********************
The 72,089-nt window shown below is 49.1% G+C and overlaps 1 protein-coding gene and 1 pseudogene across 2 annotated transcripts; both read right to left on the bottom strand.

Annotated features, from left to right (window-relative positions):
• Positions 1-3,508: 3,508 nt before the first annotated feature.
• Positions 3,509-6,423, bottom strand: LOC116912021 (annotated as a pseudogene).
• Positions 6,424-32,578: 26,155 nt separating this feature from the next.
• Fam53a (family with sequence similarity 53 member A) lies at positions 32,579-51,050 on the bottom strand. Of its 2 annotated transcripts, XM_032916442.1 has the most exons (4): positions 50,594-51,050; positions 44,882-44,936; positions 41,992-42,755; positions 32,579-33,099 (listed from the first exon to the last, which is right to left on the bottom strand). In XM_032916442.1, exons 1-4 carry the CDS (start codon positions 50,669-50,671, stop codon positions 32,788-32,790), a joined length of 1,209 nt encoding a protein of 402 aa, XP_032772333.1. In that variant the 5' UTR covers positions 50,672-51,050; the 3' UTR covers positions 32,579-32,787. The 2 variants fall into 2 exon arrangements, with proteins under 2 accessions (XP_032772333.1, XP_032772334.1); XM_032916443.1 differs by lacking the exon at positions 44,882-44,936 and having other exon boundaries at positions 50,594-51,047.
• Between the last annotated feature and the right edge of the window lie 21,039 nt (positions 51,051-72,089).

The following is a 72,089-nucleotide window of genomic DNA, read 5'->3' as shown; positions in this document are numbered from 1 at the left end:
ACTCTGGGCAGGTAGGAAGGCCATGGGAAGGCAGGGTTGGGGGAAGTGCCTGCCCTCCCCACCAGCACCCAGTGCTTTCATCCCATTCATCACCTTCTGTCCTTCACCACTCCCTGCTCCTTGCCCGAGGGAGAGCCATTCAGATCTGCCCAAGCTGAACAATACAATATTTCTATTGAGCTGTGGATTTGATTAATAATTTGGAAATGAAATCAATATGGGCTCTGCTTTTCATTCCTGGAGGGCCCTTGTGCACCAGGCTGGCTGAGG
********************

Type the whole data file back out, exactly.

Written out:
The 72,089-nt window shown below is 49.1% G+C and overlaps 1 protein-coding gene and 1 pseudogene across 2 annotated transcripts; both read right to left on the bottom strand.

Annotated features, from left to right (window-relative positions):
• Positions 1-3,508: 3,508 nt before the first annotated feature.
• Positions 3,509-6,423, bottom strand: LOC116912021 (annotated as a pseudogene).
• Positions 6,424-32,578: 26,155 nt separating this feature from the next.
• Fam53a (family with sequence similarity 53 member A) lies at positions 32,579-51,050 on the bottom strand. Of its 2 annotated transcripts, XM_032916442.1 has the most exons (4): positions 50,594-51,050; positions 44,882-44,936; positions 41,992-42,755; positions 32,579-33,099 (listed from the first exon to the last, which is right to left on the bottom strand). In XM_032916442.1, exons 1-4 carry the CDS (start codon positions 50,669-50,671, stop codon positions 32,788-32,790), a joined length of 1,209 nt encoding a protein of 402 aa, XP_032772333.1. In that variant the 5' UTR covers positions 50,672-51,050; the 3' UTR covers positions 32,579-32,787. The 2 variants fall into 2 exon arrangements, with proteins under 2 accessions (XP_032772333.1, XP_032772334.1); XM_032916443.1 differs by lacking the exon at positions 44,882-44,936 and having other exon boundaries at positions 50,594-51,047.
• Between the last annotated feature and the right edge of the window lie 21,039 nt (positions 51,051-72,089).

The following is a 72,089-nucleotide window of genomic DNA, read 5'->3' as shown; positions in this document are numbered from 1 at the left end:
ACTCTGGGCAGGTAGGAAGGCCATGGGAAGGCAGGGTTGGGGGAAGTGCCTGCCCTCCCCACCAGCACCCAGTGCTTTCATCCCATTCATCACCTTCTGTCCTTCACCACTCCCTGCTCCTTGCCCGAGGGAGAGCCATTCAGATCTGCCCAAGCTGAACAATACAATATTTCTATTGAGCTGTGGATTTGATTAATAATTTGGAAATGAAATCAATATGGGCTCTGCTTTTCATTCCTGGAGGGCCCTTGTGCACCAGGCTGGCTGAGG